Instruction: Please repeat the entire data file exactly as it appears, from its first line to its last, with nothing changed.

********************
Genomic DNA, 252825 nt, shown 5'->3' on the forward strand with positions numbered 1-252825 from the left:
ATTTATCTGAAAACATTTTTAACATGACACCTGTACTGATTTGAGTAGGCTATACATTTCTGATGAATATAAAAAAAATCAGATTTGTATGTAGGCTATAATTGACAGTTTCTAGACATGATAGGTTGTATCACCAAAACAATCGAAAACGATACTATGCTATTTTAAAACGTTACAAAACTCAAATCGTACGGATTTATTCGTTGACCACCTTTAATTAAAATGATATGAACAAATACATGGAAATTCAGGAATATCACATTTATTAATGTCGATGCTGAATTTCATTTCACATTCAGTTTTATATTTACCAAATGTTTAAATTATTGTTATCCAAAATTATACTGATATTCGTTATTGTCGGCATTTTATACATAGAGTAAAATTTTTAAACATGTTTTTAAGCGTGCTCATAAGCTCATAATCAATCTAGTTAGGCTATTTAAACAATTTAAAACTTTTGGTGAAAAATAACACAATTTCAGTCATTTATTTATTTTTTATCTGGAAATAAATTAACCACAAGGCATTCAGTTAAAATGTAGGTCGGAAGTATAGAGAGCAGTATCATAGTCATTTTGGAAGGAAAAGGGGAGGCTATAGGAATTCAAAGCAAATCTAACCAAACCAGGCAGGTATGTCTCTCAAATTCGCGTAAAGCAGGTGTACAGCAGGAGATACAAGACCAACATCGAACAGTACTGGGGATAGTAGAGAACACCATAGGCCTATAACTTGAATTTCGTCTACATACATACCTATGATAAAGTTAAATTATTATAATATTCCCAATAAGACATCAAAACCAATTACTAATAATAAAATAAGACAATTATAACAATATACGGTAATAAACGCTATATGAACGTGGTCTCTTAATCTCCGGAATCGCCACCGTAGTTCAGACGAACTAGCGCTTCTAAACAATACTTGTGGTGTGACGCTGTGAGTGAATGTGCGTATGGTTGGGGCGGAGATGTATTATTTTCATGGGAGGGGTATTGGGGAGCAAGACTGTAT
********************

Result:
Genomic DNA, 252825 nt, shown 5'->3' on the forward strand with positions numbered 1-252825 from the left:
ATTTATCTGAAAACATTTTTAACATGACACCTGTACTGATTTGAGTAGGCTATACATTTCTGATGAATATAAAAAAAATCAGATTTGTATGTAGGCTATAATTGACAGTTTCTAGACATGATAGGTTGTATCACCAAAACAATCGAAAACGATACTATGCTATTTTAAAACGTTACAAAACTCAAATCGTACGGATTTATTCGTTGACCACCTTTAATTAAAATGATATGAACAAATACATGGAAATTCAGGAATATCACATTTATTAATGTCGATGCTGAATTTCATTTCACATTCAGTTTTATATTTACCAAATGTTTAAATTATTGTTATCCAAAATTATACTGATATTCGTTATTGTCGGCATTTTATACATAGAGTAAAATTTTTAAACATGTTTTTAAGCGTGCTCATAAGCTCATAATCAATCTAGTTAGGCTATTTAAACAATTTAAAACTTTTGGTGAAAAATAACACAATTTCAGTCATTTATTTATTTTTTATCTGGAAATAAATTAACCACAAGGCATTCAGTTAAAATGTAGGTCGGAAGTATAGAGAGCAGTATCATAGTCATTTTGGAAGGAAAAGGGGAGGCTATAGGAATTCAAAGCAAATCTAACCAAACCAGGCAGGTATGTCTCTCAAATTCGCGTAAAGCAGGTGTACAGCAGGAGATACAAGACCAACATCGAACAGTACTGGGGATAGTAGAGAACACCATAGGCCTATAACTTGAATTTCGTCTACATACATACCTATGATAAAGTTAAATTATTATAATATTCCCAATAAGACATCAAAACCAATTACTAATAATAAAATAAGACAATTATAACAATATACGGTAATAAACGCTATATGAACGTGGTCTCTTAATCTCCGGAATCGCCACCGTAGTTCAGACGAACTAGCGCTTCTAAACAATACTTGTGGTGTGACGCTGTGAGTGAATGTGCGTATGGTTGGGGCGGAGATGTATTATTTTCATGGGAGGGGTATTGGGGAGCAAGACTGTAT